Local officials strongly oppose a plan by Gov. Kathleen C. Hochul to redirect federal funding in the state budget — and for good reason.
Her plan would rob counties of D.C. dollars provided to help them cover the costs of public health insurance initiatives. Authorities estimate this would reduce mon-ey designated for counties by $625 million.
The Federal Medical Assistance Percentage program calculates rates paid to states and counties for Medicaid costs. The enhanced Federal Medical Assistance Percentage program determines rates paid to states and counties for expenses related to the federal Children’s Health Insurance Program.
While eFMAP funds were created to cover CHIP expenses, states have used them to pay for increased Medicaid enrollments. The federal Patient Protection and Affordable Care Act expanded Medicaid eligibility. It also raised eFMAP funding for states from 2015 to 2019.
The ACA required the federal government to pay 100% of state expenses for certain newly enrolled participants in Medicaid until 2016. This percentage was reduced to 90% by 2020, where it remains.
The rates paid through the FMAP and eFMAP differ. So the eFMAP rate applies when states use these funds to cover their Medicaid costs.
Hochul proposed nabbing all of New York’s eFMAP funds to pay for costs pertaining to expansions in Medicaid eligibility and benefits as well as to increase payments to health care providers. This would drive up county costs for delivering social ser-vices, the New York State Association of Counties reported.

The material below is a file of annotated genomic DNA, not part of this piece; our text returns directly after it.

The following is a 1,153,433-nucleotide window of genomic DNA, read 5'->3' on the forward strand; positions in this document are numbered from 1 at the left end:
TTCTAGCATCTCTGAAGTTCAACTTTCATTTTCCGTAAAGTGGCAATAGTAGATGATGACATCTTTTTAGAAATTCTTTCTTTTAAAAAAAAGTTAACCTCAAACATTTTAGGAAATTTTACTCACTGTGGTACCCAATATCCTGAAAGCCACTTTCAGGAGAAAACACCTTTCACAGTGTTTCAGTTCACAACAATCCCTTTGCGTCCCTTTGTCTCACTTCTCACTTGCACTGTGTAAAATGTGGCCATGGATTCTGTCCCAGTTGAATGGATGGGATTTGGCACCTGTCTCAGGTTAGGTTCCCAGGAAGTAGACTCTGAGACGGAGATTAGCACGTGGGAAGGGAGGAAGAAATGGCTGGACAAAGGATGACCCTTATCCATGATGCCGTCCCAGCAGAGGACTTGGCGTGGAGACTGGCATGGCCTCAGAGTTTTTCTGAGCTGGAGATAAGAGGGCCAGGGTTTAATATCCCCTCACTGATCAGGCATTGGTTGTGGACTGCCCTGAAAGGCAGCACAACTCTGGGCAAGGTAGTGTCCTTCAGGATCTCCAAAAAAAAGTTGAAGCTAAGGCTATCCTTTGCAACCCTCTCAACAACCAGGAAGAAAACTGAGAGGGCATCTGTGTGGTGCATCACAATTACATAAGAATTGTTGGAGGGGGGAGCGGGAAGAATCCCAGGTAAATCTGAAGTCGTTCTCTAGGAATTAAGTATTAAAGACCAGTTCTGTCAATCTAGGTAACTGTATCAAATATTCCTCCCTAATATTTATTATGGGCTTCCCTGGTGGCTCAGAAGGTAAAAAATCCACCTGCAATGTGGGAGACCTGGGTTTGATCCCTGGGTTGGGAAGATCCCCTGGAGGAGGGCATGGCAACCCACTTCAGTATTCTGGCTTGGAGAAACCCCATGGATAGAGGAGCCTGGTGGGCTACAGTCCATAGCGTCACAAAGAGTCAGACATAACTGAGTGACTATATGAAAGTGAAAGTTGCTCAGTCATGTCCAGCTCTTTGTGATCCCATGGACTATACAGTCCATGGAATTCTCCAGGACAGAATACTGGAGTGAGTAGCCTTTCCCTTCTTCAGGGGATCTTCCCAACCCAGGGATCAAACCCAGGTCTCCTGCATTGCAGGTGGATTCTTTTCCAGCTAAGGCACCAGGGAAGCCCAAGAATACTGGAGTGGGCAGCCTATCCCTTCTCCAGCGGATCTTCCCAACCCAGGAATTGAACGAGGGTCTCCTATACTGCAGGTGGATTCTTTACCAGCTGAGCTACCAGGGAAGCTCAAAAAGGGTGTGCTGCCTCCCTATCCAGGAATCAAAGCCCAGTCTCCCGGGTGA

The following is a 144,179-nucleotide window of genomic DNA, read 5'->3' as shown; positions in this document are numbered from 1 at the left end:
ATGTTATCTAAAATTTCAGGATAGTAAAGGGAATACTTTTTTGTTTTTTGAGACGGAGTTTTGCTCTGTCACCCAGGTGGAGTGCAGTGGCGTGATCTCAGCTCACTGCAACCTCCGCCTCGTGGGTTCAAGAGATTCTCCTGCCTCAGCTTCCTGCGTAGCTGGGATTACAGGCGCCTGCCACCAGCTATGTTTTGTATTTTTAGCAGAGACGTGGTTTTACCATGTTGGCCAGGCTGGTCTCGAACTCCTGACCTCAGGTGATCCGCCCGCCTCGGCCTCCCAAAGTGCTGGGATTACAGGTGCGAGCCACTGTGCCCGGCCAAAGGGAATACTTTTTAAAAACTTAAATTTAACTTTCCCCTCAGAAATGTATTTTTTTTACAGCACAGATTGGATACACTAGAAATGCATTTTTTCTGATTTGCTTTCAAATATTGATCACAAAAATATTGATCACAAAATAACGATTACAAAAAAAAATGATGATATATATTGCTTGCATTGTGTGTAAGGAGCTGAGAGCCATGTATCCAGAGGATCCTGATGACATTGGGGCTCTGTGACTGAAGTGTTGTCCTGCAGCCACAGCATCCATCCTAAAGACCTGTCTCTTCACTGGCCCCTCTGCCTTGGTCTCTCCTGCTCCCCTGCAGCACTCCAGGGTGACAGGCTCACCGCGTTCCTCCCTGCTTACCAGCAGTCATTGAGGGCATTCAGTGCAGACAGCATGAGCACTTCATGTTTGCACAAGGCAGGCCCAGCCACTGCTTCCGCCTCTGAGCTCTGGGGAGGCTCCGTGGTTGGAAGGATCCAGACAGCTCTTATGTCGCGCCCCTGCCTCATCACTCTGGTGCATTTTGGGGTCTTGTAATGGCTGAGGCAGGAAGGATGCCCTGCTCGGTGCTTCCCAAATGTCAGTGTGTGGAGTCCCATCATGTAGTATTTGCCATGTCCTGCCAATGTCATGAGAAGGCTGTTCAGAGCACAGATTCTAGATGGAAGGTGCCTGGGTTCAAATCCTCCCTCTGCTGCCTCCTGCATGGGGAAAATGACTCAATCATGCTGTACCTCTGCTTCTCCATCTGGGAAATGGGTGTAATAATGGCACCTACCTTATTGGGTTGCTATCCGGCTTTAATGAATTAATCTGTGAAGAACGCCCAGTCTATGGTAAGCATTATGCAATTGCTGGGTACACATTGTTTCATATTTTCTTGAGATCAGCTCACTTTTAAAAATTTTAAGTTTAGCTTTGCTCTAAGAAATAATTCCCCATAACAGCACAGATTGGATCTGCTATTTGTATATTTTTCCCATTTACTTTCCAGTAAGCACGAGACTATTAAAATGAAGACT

“Jefferson County could lose up to $2.5 million in federal aid in the first full year of the interception, adding to its already $18 million annual Medicaid budget,” ac-cording to a story published March 1 by the Watertown Daily Times. “Lewis County could see a $700,000 cut compared to its $5 million annual Medicaid budget, and St. Lawrence County could see a $3.08 million cut compared to a $20.4 million an-nual Medicaid budget. Because the state operates on a different fiscal calendar than counties, there is potential that the counties would see an impact on their eFMAP allocations in this budget year, giving no opportunities to adjust budget plans to account for the extra costs. NYSAC reports that, over four years, the state’s 62 counties would see additional Medicaid costs of at least $2.5 billion.”
Regarding the percentage of Oswego County’s property tax revenue allocated for Medicaid (a total of $22,592,960 this year), Administrator Phil Church estimated that it would increase from 51% to more than 57% next year.
Enrollment in New York state’s Medicaid program is expected to increase to 8 million participants this year. It’s understandable that Hochul wants to find new revenue sources to pay for this, but stealing from counties is unacceptable.
To help relieve the financial strain on property owners, Hochul suggested that school district cut their taxes. She referenced the billions in additional assistance sent to schools by the state each year and that districts can meet their annual needs while reducing expenses.
Sorry, but most school districts are not drowning in excess funding! The reason that the state increases its assistance is because school districts need it.
For Hochul to drag school districts into this debate is absurd. Counties do not con-trol funding for school districts, and school districts have nothing to do with dispensing Medicaid services.
The state will need to take a hard look at where its spending on Medicaid can be trimmed. Rather than pilfering money allocated for counties, Albany should finally identify ways to cut waste and abuse on its end.
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